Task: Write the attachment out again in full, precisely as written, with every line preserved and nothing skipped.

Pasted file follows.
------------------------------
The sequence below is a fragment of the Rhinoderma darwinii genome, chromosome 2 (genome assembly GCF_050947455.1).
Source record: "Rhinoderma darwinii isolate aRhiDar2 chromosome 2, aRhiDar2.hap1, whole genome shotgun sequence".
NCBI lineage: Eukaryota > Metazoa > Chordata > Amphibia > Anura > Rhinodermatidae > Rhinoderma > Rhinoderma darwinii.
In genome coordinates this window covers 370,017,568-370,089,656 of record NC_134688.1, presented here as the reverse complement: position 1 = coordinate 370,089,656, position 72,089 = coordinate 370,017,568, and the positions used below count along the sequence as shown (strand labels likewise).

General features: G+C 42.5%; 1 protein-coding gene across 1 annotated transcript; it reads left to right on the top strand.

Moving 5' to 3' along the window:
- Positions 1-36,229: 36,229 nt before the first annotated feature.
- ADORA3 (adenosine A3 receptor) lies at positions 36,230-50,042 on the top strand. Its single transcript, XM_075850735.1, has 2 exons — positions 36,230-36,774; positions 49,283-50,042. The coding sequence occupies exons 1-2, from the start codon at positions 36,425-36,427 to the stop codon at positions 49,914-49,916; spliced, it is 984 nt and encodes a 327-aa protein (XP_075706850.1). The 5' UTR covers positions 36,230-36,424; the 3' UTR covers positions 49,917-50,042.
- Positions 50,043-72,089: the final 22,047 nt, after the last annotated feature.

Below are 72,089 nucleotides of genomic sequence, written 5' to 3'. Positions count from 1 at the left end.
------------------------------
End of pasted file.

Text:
The sequence below is a fragment of the Rhinoderma darwinii genome, chromosome 2 (genome assembly GCF_050947455.1).
Source record: "Rhinoderma darwinii isolate aRhiDar2 chromosome 2, aRhiDar2.hap1, whole genome shotgun sequence".
NCBI lineage: Eukaryota > Metazoa > Chordata > Amphibia > Anura > Rhinodermatidae > Rhinoderma > Rhinoderma darwinii.
In genome coordinates this window covers 370,017,568-370,089,656 of record NC_134688.1, presented here as the reverse complement: position 1 = coordinate 370,089,656, position 72,089 = coordinate 370,017,568, and the positions used below count along the sequence as shown (strand labels likewise).

General features: G+C 42.5%; 1 protein-coding gene across 1 annotated transcript; it reads left to right on the top strand.

Moving 5' to 3' along the window:
- Positions 1-36,229: 36,229 nt before the first annotated feature.
- ADORA3 (adenosine A3 receptor) lies at positions 36,230-50,042 on the top strand. Its single transcript, XM_075850735.1, has 2 exons — positions 36,230-36,774; positions 49,283-50,042. The coding sequence occupies exons 1-2, from the start codon at positions 36,425-36,427 to the stop codon at positions 49,914-49,916; spliced, it is 984 nt and encodes a 327-aa protein (XP_075706850.1). The 5' UTR covers positions 36,230-36,424; the 3' UTR covers positions 49,917-50,042.
- Positions 50,043-72,089: the final 22,047 nt, after the last annotated feature.

Below are 72,089 nucleotides of genomic sequence, written 5' to 3'. Positions count from 1 at the left end.